According to various embodiments, the software system 200 described above operates using a supply chain software model of the ITVS 202 that it manages. In other words, each virtualization system element of the ITVS 202 is modeled as a provider and a consumer of services. For example, FIG. 4 is an example model 400 for service provision and consumption in a supply chain virtualization environment. As shown in FIG. 4, which includes references to the virtualization system elements of the ITVS 202 shown in FIG. 2, the server 214 may consume services of the operating resources 220, including power 402, cooling 404, physical space 406, a share of capital expenditure (CAPEX) costs 408 and a share of operating expenditure (OPEX) costs 410, as well as the resources of networks 218, including LAN 420 and SAN 422. The server 214, however, may provide the virtual machines and hypervisors 212 with various physical resource services, including CPU bandwidth 430, memory 432, network I/O bandwidth 434 and storage I/O bandwidth 436. As also shown, the virtual machines and hypervisors 212 may also consume storage resources 438 from the storage element 216, and in turn, may offer services (such as services 440 and 442) to the application 210. The application 210, on the other hand, may offer services to respective business activities of one or more business units 450.

According to various embodiments, the allocation of resources and the processing of workloads through the supply chain, as described above, including but not limited to vPOD configurations, may be performed through the use of virtual currency. In these cases, supply chain elements use virtual currency to pay for the services they consume and to price the services they offer. For example, an application 210 may receive a budget from its business users reflecting the business value of the services that it offers. The application 210 may shop for a virtual machine 212 that offers the lowest priced processing services it requires, and may use its virtual budget to pay for these services. The virtual machine 212, in turn, may use its income of virtual currency to pay for the services offered by the server 214 and the storage system 216. Each of the virtualization systems elements of the ITVS 202 may price their services in virtual currency to reflect their costs, and additionally, or in the alternative, to balance supply and demand.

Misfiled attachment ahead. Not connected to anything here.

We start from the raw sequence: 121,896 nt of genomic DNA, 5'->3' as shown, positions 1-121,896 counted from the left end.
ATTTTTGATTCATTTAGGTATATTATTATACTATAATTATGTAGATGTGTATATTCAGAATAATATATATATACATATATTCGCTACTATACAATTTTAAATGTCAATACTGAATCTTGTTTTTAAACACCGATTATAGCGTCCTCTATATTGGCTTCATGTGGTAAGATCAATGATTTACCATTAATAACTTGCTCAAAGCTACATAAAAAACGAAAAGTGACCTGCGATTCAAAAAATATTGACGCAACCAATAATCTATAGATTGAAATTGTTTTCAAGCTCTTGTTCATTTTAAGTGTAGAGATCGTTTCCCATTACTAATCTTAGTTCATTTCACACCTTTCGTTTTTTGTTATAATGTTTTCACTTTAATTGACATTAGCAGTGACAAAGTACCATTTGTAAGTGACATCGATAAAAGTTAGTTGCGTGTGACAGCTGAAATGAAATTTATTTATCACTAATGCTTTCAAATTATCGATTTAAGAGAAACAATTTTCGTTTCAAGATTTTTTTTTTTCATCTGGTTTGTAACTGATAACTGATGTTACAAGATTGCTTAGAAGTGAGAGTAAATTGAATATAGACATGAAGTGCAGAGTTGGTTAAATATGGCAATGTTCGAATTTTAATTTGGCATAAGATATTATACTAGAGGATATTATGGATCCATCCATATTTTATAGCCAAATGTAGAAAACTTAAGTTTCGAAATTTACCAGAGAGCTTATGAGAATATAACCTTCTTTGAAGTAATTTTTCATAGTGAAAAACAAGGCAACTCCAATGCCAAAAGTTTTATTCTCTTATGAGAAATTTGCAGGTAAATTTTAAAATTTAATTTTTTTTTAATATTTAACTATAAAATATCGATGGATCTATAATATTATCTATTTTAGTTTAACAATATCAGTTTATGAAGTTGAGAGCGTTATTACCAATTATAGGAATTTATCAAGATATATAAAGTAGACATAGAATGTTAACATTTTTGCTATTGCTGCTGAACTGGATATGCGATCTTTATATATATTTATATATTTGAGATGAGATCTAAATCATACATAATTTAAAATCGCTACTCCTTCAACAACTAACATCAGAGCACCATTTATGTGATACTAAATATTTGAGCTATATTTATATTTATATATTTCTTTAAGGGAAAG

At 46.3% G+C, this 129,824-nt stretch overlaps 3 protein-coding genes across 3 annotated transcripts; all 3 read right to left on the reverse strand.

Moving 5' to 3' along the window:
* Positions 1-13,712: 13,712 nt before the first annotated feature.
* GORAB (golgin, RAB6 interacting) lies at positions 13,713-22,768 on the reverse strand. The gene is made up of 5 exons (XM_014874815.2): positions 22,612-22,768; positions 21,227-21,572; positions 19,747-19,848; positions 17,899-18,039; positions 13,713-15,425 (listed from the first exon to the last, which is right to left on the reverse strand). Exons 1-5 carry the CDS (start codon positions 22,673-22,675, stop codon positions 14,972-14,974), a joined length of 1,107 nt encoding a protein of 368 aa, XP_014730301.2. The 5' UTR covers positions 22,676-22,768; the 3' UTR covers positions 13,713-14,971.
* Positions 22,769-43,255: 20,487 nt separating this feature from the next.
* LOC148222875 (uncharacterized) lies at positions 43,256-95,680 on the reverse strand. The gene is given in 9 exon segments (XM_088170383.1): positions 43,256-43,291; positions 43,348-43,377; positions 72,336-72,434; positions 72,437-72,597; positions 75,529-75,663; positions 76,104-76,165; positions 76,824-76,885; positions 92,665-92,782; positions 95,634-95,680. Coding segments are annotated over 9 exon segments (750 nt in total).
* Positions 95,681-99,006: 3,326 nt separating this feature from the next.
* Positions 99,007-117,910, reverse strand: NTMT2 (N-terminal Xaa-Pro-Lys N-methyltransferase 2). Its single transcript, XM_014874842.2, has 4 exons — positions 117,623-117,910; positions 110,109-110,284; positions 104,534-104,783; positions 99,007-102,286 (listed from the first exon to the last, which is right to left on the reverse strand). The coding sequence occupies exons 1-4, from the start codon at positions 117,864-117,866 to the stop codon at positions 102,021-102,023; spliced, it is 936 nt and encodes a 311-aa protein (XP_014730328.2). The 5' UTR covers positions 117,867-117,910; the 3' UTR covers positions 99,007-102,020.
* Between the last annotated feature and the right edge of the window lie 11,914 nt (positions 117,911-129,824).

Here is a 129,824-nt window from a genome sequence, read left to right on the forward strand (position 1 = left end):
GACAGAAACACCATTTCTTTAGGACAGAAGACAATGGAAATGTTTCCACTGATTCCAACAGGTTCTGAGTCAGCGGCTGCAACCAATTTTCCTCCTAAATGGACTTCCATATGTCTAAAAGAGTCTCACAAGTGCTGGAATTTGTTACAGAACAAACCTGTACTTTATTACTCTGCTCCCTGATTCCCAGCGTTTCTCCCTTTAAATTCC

According to various embodiments, resource pricing may also be based on one or both of capacity and performance characteristics. For example, the server 214 may offer multiple types of processors or CPUs, with respective clock rates and other characteristics, at different prices. Similarly, for example, storage I/O resources in a storage system 216 and network I/O resources in a network 218 may be priced according to their bandwidth and latency characteristics. This manner of pricing can take into account that, as noted above, I/O pathways internal to a server (i.e., interconnections of virtual machines co-located with a single server, e.g., virtual machines 110 and 112 as shown in FIG. 1) typically offer higher bandwidth and lower latency than I/O pathways between virtual machines located at different and distinct servers (e.g., virtual machines 110 and 114 as shown in FIG. 1). Thus, for example, one or more of the components and resources associated with internal I/O pathways (or the aggregate of such components and resources) may be priced lower than components and resources (alone or in the aggregate) for pathways traversing switches and/or involving multiple servers. Alternatively, for example, components and resources associated with such internal I/O pathways may be priced higher to account for an expected increase in performance and thus value to the acquiring entity.